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13 ally to moulder away and consume them. When Ephraim saw

his sickness, and Judah (saw] his wound, then went Ephraim to the Assyrian, referring to the treaties of the king of Israel and Judah with different kings of Assyria, who only got money of them, saw the weakness of their country, and at length overrun it ; and sent to king Jereb, to plead for, or defend them, be

cause of the alliances between them ; yet could he not heal you 14 nor cure you of your wound. For I (will be) unto Ephraim

as a lion, and as a young lion to the house of Judah : 1, (even) I, will tear and go away : like a lion, coming and taking away a carcase, and then going secu

curely and lying down in his den, 80 I will take away, and none shall rescue (him.)

I will go [and] return to my place till they acknowledge their offence, and seek my face ; I will not interpose for their deliverance till they are truly humble and penitent ; in their affliction they will seek me early, that is, earnestly ; in the manner described in the beginning of the next chapter.

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REFLECTIONS.

1.
"WE

vated by many circumstances attending them. Notice is here taken of the aggravation of the sins of Israel : they were the effect of contrivance and deliberation ; they were very injurious to others ; not only to those whom they murdered, but to those they enticed to idolatry. And their sins, with every circumstance attending them, were all known to God, and none of their profound contrivances hid from him : this they well knew. They had dealt treacherously with God: and violated the most sacred engagements. God had rebuked them for it again and again, by his judgments and prophets; and solemnly declared what would surely be the consequence. Yet they went on in sin ; and at the same time showed a great deal of pride in their privileges and blessings. Let us attend to these circumstances, as aggravations of sin ; and be cautious, lest we incur the same heavy charge.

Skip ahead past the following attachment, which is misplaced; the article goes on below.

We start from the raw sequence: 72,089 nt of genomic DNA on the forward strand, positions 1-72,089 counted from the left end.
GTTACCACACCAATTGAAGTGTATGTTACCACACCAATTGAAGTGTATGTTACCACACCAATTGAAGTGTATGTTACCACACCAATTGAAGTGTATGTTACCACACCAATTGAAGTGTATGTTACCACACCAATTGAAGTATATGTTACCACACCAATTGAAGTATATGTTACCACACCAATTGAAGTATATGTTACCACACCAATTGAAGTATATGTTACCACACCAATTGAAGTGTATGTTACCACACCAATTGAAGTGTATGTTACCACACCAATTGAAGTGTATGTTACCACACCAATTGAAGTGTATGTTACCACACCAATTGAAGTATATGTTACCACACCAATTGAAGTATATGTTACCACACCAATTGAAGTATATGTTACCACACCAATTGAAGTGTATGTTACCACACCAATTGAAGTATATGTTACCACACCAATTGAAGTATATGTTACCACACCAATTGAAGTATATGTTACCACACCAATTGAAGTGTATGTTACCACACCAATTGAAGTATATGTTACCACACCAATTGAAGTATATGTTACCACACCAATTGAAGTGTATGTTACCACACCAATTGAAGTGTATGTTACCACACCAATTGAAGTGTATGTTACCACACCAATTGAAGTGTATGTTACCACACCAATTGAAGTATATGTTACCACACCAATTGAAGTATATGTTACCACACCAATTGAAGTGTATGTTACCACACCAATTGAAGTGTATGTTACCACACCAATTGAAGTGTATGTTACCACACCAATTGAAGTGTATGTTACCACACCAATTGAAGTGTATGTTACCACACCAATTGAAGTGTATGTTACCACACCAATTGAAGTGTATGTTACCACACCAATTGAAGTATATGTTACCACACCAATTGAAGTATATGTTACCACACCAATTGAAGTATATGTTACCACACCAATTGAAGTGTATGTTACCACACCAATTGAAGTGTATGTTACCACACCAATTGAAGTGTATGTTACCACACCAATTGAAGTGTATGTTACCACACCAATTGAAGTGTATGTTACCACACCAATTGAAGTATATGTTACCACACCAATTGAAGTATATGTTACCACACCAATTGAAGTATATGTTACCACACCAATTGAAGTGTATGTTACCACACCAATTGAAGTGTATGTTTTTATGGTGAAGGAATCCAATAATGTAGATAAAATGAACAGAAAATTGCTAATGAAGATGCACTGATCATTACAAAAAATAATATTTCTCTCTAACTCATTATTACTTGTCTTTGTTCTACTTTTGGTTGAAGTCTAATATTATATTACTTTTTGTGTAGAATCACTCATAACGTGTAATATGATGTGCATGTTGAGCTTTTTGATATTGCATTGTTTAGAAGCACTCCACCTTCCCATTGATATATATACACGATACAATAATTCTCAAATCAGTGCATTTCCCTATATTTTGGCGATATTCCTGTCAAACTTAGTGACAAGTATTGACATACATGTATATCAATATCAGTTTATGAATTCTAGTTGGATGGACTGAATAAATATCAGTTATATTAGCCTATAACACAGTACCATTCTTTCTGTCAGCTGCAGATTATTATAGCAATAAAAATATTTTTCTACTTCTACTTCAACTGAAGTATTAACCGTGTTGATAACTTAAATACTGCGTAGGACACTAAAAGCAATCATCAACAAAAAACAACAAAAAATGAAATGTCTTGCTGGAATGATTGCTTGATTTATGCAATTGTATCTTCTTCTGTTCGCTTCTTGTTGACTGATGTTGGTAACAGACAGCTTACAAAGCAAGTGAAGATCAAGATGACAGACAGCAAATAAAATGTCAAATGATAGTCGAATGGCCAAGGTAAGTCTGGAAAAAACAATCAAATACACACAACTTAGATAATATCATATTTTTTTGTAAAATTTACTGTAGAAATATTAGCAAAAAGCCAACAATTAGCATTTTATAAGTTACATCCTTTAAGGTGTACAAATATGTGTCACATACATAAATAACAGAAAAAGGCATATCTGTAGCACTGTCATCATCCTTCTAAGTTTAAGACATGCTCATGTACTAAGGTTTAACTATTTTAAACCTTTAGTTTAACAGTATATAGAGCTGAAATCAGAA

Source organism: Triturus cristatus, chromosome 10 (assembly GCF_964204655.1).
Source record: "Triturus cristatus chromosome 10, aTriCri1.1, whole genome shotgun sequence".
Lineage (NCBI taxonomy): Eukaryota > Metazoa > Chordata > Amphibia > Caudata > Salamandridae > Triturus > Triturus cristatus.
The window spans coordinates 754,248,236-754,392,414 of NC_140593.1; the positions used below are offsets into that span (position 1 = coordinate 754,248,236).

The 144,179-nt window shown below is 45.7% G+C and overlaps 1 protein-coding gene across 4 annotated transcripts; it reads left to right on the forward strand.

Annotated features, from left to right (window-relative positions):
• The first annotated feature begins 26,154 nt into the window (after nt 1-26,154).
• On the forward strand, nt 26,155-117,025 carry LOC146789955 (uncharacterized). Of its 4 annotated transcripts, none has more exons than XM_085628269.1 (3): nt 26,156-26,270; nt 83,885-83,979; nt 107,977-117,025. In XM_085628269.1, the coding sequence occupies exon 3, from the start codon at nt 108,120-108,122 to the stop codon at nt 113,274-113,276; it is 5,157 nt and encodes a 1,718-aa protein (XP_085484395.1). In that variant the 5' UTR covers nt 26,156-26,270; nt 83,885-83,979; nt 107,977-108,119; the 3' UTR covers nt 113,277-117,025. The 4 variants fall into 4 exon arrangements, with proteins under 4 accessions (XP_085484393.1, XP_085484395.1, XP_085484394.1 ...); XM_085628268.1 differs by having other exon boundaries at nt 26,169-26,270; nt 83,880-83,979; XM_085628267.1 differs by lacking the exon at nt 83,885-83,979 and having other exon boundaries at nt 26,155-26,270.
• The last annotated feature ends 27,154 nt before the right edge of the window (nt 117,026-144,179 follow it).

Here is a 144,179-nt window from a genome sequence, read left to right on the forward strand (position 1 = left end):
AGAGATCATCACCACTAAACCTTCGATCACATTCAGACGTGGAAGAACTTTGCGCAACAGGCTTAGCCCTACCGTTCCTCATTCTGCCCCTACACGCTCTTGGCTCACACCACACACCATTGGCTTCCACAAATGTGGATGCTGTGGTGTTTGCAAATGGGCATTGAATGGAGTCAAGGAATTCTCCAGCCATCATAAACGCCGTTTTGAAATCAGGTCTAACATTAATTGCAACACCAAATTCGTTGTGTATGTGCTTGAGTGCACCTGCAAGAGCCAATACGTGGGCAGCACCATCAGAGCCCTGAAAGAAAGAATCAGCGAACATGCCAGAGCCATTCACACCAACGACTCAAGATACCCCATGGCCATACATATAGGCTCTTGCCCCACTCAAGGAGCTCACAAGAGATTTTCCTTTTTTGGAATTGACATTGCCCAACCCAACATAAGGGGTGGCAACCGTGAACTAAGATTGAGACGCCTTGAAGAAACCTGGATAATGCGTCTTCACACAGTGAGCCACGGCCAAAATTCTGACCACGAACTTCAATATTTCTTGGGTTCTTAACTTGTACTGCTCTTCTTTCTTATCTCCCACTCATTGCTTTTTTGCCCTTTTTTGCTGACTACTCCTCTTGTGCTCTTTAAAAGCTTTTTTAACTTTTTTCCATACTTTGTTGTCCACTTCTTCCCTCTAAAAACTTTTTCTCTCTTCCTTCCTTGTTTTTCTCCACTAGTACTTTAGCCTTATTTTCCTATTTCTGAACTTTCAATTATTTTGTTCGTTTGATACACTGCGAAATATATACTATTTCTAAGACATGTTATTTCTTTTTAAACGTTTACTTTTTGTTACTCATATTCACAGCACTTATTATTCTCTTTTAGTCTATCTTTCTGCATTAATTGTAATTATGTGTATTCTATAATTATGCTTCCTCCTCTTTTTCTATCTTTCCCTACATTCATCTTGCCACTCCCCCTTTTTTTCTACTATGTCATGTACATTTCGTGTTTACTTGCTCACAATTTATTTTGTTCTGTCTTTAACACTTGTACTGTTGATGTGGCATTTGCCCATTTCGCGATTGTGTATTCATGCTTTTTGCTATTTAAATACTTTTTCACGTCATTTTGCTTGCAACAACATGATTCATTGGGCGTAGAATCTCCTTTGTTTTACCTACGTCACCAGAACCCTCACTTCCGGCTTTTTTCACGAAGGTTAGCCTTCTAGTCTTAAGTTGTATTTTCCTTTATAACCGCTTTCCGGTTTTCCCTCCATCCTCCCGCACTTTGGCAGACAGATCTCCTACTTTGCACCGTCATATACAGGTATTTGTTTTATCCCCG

2. We see in v. 4. what the duty of impenitent sinners is. It is God's work to convert sinners ; without his grace, all their attempts will be ineffectual. But something is to be done by them, and is expected from them. They must frame their doings ; consider their ways, and the consequences of their actions ; attend to the reproofs and exhortations which are given them ; and make use of the means of reformation : then God will communicate his grace. But if they will not do this ; to expect his grace, or to hope that by sacrifices, or any religious services, they shall make their peace with him, is an high affront to him ; and he will withdraw himself from them.

3. See the importance of a steady opposition to all impositions upon liberty and conscience. The Israelites willingly walked after idolatrous commandments, therefore God gave them up to their oppressors. Idolatry was the religion of the court, enforced by penal laws ; yet here the people are threatened and condemned for conforming to it. Those who subject their consciences to their rulers in religious matters, may justly be left to feel the weight of arbitrary government. When the boundaries of conscience and religion are removed, a deluge of misery breaks in, To stand firm in defence of religious liberty, is the most likely way to maintain and perfect our civil liberties.